European Commission salary calculator

The total remuneration amount in a European Commission or another EU institutions’ job goes much beyond the ‘basic salary’ and is quite difficult to calculate by yourself. If you want to find out a more precise amount you’ll be getting in an EU job, it’s best to use the official European Commission salary calculator.

There are two versions of the Excel calculator. One is for temporary agents (AD, AST, and SC grades). The other is for contract agents or ‘fonctionnaires’ in French (function groups I to IV). You can download the relevant Excel file below.

Temporary agents

Temporary Agents – European Commission Salary Calculator

Contract agents

Contract Agents – European Commission Salary Calculator

Related reading:
* A general overview of the various types of EU officials and their salaries
* How much does the European Commission President Ursula von der Leyen make?

* FG III salary
* AD 5 salary

Information required to use the calculator

The calculators let you specify around 30 variables that might be relevant in calculating your total remuneration package. However, for most people it’s sufficient to enter values for the variables below to get a good idea of the salary during the first two years in office, after which your salary should increase futher based on reclasification.

  • Place of employment. Read the article on ‘correction coefficients’ to find out why this is important.
  • Type of contract:
    • AD, AST, or SC for temporary agents
    • Function groups I to IV for contract agents
  • Current Grade & Step. Find this information in the vacancy announcement. If you are unsure of the step, leave it at 1. If you have many years of employment, you will be placed in a higher grade and step, increasing your actual salary. However, this will be precisely calculated in the first days of employment, after the supporting documents are reviewed.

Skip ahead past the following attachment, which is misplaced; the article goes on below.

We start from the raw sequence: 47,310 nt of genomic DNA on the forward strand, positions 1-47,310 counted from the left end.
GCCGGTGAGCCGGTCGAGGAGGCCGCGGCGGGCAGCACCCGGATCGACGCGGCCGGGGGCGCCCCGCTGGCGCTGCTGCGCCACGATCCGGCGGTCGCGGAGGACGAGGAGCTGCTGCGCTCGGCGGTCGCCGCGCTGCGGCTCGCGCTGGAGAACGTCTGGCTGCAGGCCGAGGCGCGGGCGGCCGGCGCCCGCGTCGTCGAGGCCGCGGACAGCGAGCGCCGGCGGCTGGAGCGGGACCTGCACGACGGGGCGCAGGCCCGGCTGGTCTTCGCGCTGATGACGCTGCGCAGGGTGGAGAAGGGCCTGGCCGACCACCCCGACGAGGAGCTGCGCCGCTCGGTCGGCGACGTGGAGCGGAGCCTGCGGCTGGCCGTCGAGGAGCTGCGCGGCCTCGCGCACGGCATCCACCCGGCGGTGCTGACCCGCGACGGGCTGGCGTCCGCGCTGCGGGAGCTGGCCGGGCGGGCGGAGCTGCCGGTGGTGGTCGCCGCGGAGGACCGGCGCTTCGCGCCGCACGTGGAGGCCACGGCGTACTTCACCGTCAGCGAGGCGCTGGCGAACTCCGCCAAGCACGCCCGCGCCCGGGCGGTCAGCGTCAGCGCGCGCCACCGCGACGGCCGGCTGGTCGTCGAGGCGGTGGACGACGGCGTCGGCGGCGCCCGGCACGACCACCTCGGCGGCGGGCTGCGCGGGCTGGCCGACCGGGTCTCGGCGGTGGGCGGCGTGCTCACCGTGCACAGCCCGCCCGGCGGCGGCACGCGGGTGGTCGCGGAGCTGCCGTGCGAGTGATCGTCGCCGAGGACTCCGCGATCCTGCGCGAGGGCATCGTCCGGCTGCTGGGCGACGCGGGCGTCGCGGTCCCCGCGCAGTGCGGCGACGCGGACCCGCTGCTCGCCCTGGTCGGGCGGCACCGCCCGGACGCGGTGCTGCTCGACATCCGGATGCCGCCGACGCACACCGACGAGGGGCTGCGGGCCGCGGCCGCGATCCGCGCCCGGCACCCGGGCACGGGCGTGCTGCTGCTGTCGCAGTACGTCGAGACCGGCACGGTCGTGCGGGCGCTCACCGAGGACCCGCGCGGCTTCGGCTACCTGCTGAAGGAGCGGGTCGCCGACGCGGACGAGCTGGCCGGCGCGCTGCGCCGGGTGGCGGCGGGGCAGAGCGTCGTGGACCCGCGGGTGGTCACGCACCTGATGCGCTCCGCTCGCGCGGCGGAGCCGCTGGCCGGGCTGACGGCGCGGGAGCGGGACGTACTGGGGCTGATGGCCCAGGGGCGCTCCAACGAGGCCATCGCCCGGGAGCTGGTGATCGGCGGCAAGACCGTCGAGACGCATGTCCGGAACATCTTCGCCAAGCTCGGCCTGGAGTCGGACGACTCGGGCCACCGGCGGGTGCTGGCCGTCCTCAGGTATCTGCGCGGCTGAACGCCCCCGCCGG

• Household allowance. Set to ‘yes’ if you are an expat and haven’t lived in the country for the past five years. If you are a local, leave this at ‘No’.
  • Children allowance. If you have a child/children, set to yes and indicate the number of children below in the calculator. For each dependent child you are entitled to a substantial allowance.
  • Expatriation allowance. Set to ‘yes’ if you are an expat and haven’t lived in the country for the past five years. If you are a local, leave this at ‘No’.
  • Other payments and deductions. Complete this section only if you are posted outside the European Union, for example, in an EU Delegation in a third country.
  • Annual trip. If you are not a local, your insitution will pay you and each family member an annual allowance to cover a round-trip flight home. Distance is calculated ‘as the crow flies’ so you can use Google Maps plane mode to get this figure.

Remember that you will also be entitled to the ‘daily subsistence allowance‘ in the first 4 or 10 moths of employment. This will add roughly 1000 EUR extra to your remuneration in the applicable period.

Are the calculators official, current, and precise?

Yes, these are the official European Commission Excel calculators. They have been obtained from the Europol website. The file has been prepared in July 2019 so it is faily current. There might be a slight discrepancy with the correction coefficients as these changed in January 2020, but for most countries the difference is within three percentage points. As soon as the agency releases an updated version, I’ll replace the files above.

When it comes to precision, if you provide all the values above, you can expect to get an estimate of around 90-95% of your salary. Your actual salary will be calculated shortly after you’ll starp employment at an EU institution, after the HR department will check the originals of your supporting documents.

Tax deductions

EU officials do not pay any national taxes, unless they choose to do so and the national social insurance system allows such voluntary contributions. You can count on the salary amount the calculators give you; there will not be further tax or other deductions.

Do you have any questions or suggestions for this article? Please comment below or drop me a message and let’s make this resource better for other readers!

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